There has been a St. Mark’s Church in Rosherville for nearly
one hundred and fifty years. Over that period Rosherville has changed enormously. The original church was erected in 1853
for the inhabitants of the new housing estate in the eastern part of Northfleet. Its cost of £4,500 was provided by the Rosher
family, whilst between 1853 and 1865, George Rosher gave further for investment, £8,000 for a stipend (wages) for the vicar
and £300 for repairs.
The church was constructed of Kentish rag stone. When opened
it consisted of a nave and two aisles, paved with tiles forming diamonds of black, red and white, a series of clustered columns
carrying five pointed arches in each aisle supporting an open roof. The Chancel had much stone carving and a pointed arch.
There was a pulpit and font of carved stone, and oak benches. The spire was a Thames landmark for many miles. Unfortunately
the stone weathered very badly.
Extensive repairs were carried out to the St Marks Church in
1896 when four stone angels were removed from the spire. In 1953 another £2,000 was spent on urgent repairs and re-decorations
for St Marks Church. The cost of further repairs to the structure made demolition a more suitable solution rather than constant
renovation. The war memorial still standing outside the new church centre reminds us that the people of Rosherville did their
duty in both World Wars.
As early as 1965 there were plans to re-build the church and
this was eventually done in 1976. The foundation stone for the new church centre was laid on February 17th 1977.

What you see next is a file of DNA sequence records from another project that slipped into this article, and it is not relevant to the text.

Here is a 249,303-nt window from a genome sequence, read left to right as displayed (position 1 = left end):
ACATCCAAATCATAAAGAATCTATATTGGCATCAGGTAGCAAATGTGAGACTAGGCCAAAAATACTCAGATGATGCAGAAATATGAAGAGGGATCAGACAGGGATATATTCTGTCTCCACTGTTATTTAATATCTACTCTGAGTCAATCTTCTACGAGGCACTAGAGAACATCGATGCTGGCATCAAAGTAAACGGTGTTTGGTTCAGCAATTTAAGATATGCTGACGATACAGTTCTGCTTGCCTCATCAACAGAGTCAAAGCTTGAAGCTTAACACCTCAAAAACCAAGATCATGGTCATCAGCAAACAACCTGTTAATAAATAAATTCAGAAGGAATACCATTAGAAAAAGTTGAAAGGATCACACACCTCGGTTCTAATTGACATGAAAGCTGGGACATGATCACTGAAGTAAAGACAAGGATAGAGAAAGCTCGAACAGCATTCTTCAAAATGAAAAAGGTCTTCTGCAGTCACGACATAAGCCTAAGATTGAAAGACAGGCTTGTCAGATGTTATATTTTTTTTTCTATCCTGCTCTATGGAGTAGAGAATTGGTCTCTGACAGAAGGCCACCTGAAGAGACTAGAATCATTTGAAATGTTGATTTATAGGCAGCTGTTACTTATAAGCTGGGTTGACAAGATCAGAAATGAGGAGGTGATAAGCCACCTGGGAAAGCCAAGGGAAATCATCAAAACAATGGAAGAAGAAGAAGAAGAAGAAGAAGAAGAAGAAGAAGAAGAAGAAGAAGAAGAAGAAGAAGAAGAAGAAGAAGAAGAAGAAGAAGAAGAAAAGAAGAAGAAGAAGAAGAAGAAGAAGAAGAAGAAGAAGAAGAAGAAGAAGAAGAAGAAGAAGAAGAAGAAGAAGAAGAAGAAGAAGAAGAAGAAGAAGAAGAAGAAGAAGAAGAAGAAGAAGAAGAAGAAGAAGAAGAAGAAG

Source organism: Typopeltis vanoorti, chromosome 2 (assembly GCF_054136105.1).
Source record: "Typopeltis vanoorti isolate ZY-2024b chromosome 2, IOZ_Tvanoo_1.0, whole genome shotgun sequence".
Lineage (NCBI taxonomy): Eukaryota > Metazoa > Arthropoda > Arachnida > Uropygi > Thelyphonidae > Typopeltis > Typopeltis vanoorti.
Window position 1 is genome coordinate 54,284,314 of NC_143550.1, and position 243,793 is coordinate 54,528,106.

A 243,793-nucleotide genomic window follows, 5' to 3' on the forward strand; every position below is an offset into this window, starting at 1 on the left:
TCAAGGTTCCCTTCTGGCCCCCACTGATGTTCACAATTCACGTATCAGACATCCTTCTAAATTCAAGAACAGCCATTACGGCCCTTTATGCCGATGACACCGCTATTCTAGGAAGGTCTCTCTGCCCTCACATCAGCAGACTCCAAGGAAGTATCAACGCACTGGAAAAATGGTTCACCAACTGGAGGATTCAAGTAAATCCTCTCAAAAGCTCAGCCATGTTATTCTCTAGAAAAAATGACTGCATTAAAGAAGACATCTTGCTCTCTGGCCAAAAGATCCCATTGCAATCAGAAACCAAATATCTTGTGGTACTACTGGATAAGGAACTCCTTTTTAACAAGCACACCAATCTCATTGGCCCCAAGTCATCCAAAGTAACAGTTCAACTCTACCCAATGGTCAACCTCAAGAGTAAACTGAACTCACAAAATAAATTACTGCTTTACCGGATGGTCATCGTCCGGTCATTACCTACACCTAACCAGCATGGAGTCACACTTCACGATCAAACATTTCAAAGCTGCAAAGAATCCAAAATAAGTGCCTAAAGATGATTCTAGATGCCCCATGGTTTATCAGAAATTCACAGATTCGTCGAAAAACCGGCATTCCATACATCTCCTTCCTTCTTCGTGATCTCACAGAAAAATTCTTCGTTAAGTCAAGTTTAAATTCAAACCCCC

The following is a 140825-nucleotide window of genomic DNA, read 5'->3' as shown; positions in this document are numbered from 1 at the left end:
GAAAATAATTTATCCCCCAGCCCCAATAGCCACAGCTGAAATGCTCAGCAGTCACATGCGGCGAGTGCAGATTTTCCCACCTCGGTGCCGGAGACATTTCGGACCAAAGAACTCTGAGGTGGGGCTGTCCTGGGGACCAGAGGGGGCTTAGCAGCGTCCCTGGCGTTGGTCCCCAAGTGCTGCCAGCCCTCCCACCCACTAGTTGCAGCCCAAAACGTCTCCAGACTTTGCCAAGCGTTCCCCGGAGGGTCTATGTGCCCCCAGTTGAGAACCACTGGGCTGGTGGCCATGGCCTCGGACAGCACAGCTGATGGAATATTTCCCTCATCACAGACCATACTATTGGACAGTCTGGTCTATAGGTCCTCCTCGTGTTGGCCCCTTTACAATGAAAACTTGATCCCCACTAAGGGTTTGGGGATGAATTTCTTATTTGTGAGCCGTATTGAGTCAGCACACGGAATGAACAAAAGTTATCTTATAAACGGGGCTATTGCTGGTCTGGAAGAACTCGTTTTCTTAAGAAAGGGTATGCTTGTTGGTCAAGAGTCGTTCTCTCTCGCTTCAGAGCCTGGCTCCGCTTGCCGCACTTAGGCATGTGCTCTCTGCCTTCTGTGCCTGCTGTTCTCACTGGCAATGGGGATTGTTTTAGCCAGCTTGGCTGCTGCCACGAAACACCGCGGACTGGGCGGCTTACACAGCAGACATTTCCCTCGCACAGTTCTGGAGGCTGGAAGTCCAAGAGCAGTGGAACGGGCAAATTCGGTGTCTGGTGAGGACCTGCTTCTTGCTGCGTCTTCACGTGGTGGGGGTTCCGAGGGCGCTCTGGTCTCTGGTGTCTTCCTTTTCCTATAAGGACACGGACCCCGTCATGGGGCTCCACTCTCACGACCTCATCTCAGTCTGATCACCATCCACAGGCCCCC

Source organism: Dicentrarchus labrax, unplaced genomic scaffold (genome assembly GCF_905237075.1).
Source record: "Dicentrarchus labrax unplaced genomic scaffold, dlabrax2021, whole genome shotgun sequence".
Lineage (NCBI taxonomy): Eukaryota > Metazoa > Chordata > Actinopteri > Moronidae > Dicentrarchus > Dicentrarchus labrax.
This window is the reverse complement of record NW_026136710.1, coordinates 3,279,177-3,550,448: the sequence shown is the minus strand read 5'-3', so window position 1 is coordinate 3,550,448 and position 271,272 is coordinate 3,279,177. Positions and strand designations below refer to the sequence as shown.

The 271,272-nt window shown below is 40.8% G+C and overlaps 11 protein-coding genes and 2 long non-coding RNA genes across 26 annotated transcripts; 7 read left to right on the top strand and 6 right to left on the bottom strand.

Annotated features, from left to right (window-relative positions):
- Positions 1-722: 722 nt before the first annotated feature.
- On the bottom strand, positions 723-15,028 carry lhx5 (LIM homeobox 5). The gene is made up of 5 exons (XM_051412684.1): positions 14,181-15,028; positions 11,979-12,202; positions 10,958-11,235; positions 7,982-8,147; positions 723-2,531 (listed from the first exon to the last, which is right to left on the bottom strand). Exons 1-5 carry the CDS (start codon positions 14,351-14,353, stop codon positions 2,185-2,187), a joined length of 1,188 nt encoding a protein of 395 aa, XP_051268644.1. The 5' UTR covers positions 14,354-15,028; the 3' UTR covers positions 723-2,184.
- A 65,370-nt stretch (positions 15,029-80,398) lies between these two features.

The new building was dedicated on December 8th of the same year as the centre of worship for the parish of Rosherville. Some
stained glass windows from the old church are preserved and used for the sanctuary. The new church was built to be used both
as a church as a community centre. It has a sanctuary that can be closed with a screen, which would make the rest of the building
usable for non-religious purposes.
The Centre was extended in 1997 to include an additional Community
Room. This was done with a lottery grant and the centre as you now see it was complete. This room is available for small group
activities and meetings.
A small community of Christians worship at St. Mark’s on
Sundays and festival occasions. The churchmanship of the congregation does not fit well with any clearly defined strands,
but it combines the elements of catholic and other traditions of the Anglican Church. This church intends to be the centre
of social life in Rosherville and offers its place for all genuine community initiatives.